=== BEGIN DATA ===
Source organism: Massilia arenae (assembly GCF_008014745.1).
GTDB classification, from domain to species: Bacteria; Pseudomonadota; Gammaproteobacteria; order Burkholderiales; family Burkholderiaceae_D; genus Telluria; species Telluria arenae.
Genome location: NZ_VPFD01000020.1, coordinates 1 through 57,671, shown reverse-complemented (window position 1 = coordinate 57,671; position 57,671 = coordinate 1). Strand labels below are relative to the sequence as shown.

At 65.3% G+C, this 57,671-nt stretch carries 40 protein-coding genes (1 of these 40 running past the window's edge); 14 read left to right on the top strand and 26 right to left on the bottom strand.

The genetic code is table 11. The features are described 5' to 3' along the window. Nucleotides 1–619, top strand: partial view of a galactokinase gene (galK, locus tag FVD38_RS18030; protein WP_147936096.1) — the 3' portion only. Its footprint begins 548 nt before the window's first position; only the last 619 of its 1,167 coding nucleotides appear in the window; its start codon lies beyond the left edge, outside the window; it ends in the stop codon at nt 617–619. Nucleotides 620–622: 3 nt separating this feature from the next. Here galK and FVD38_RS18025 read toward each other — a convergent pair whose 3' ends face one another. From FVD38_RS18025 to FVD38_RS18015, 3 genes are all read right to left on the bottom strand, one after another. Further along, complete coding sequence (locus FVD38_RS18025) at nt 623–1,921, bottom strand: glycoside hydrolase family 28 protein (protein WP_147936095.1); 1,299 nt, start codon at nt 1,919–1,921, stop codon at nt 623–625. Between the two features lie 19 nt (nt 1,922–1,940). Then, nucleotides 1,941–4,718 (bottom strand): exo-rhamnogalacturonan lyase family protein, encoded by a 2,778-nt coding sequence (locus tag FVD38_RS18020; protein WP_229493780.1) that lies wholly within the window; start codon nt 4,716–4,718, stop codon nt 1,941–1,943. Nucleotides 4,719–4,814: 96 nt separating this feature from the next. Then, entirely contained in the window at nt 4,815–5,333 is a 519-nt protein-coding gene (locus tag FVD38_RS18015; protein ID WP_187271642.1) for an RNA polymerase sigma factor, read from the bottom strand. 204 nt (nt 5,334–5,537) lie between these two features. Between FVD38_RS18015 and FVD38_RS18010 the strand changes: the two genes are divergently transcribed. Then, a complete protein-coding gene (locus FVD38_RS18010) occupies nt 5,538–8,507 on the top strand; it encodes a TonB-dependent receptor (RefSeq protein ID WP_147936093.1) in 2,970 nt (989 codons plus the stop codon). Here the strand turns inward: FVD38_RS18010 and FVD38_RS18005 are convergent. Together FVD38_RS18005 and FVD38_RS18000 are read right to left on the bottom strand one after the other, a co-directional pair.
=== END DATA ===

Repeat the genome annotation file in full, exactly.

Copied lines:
Source organism: Massilia arenae (assembly GCF_008014745.1).
GTDB classification, from domain to species: Bacteria; Pseudomonadota; Gammaproteobacteria; order Burkholderiales; family Burkholderiaceae_D; genus Telluria; species Telluria arenae.
Genome location: NZ_VPFD01000020.1, coordinates 1 through 57,671, shown reverse-complemented (window position 1 = coordinate 57,671; position 57,671 = coordinate 1). Strand labels below are relative to the sequence as shown.

At 65.3% G+C, this 57,671-nt stretch carries 40 protein-coding genes (1 of these 40 running past the window's edge); 14 read left to right on the top strand and 26 right to left on the bottom strand.

The genetic code is table 11. The features are described 5' to 3' along the window. Nucleotides 1–619, top strand: partial view of a galactokinase gene (galK, locus tag FVD38_RS18030; protein WP_147936096.1) — the 3' portion only. Its footprint begins 548 nt before the window's first position; only the last 619 of its 1,167 coding nucleotides appear in the window; its start codon lies beyond the left edge, outside the window; it ends in the stop codon at nt 617–619. Nucleotides 620–622: 3 nt separating this feature from the next. Here galK and FVD38_RS18025 read toward each other — a convergent pair whose 3' ends face one another. From FVD38_RS18025 to FVD38_RS18015, 3 genes are all read right to left on the bottom strand, one after another. Further along, complete coding sequence (locus FVD38_RS18025) at nt 623–1,921, bottom strand: glycoside hydrolase family 28 protein (protein WP_147936095.1); 1,299 nt, start codon at nt 1,919–1,921, stop codon at nt 623–625. Between the two features lie 19 nt (nt 1,922–1,940). Then, nucleotides 1,941–4,718 (bottom strand): exo-rhamnogalacturonan lyase family protein, encoded by a 2,778-nt coding sequence (locus tag FVD38_RS18020; protein WP_229493780.1) that lies wholly within the window; start codon nt 4,716–4,718, stop codon nt 1,941–1,943. Nucleotides 4,719–4,814: 96 nt separating this feature from the next. Then, entirely contained in the window at nt 4,815–5,333 is a 519-nt protein-coding gene (locus tag FVD38_RS18015; protein ID WP_187271642.1) for an RNA polymerase sigma factor, read from the bottom strand. 204 nt (nt 5,334–5,537) lie between these two features. Between FVD38_RS18015 and FVD38_RS18010 the strand changes: the two genes are divergently transcribed. Then, a complete protein-coding gene (locus FVD38_RS18010) occupies nt 5,538–8,507 on the top strand; it encodes a TonB-dependent receptor (RefSeq protein ID WP_147936093.1) in 2,970 nt (989 codons plus the stop codon). Here the strand turns inward: FVD38_RS18010 and FVD38_RS18005 are convergent. Together FVD38_RS18005 and FVD38_RS18000 are read right to left on the bottom strand one after the other, a co-directional pair.